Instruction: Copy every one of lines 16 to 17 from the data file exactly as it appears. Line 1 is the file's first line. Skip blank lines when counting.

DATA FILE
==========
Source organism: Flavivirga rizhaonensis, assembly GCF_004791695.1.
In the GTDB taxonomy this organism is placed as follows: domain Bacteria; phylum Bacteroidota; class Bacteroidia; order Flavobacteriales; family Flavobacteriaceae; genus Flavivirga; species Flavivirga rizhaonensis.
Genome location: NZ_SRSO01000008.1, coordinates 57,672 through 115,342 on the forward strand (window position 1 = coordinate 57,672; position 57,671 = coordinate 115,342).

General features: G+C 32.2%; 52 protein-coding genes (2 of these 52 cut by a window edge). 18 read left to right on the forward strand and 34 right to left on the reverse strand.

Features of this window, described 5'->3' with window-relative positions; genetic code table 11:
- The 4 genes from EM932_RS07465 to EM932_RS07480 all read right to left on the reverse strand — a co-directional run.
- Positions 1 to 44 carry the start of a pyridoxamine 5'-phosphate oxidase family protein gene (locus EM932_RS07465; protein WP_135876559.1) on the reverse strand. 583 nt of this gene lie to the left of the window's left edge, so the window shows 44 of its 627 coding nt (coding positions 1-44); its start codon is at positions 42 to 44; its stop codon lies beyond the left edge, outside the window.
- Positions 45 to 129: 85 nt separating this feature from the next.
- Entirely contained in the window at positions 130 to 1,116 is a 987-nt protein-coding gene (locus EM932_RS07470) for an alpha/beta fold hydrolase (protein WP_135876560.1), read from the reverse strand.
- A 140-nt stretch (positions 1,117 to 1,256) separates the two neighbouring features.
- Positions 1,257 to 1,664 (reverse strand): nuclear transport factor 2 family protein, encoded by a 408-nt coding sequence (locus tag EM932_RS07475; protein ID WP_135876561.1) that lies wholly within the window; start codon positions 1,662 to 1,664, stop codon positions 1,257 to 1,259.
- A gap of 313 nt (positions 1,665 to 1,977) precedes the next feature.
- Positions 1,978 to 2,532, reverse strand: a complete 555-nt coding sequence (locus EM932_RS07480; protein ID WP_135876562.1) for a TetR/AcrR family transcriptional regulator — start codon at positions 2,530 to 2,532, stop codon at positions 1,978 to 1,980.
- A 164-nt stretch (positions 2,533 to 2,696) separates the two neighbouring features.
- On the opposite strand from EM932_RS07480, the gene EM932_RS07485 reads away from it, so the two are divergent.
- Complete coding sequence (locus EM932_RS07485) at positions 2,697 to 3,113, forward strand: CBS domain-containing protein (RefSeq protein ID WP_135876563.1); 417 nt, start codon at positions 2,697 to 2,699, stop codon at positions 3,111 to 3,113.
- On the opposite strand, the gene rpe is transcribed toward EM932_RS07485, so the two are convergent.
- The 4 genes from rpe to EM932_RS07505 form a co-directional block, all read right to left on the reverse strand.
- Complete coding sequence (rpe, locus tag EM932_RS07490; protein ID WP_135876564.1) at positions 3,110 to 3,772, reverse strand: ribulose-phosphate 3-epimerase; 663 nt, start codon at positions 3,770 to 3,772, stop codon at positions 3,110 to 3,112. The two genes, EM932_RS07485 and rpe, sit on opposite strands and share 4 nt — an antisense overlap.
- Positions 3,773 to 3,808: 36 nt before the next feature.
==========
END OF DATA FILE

- Complete coding sequence (locus EM932_RS07485) at positions 2,697 to 3,113, forward strand: CBS domain-containing protein (RefSeq protein ID WP_135876563.1); 417 nt, start codon at positions 2,697 to 2,699, stop codon at positions 3,111 to 3,113.
- On the opposite strand, the gene rpe is transcribed toward EM932_RS07485, so the two are convergent.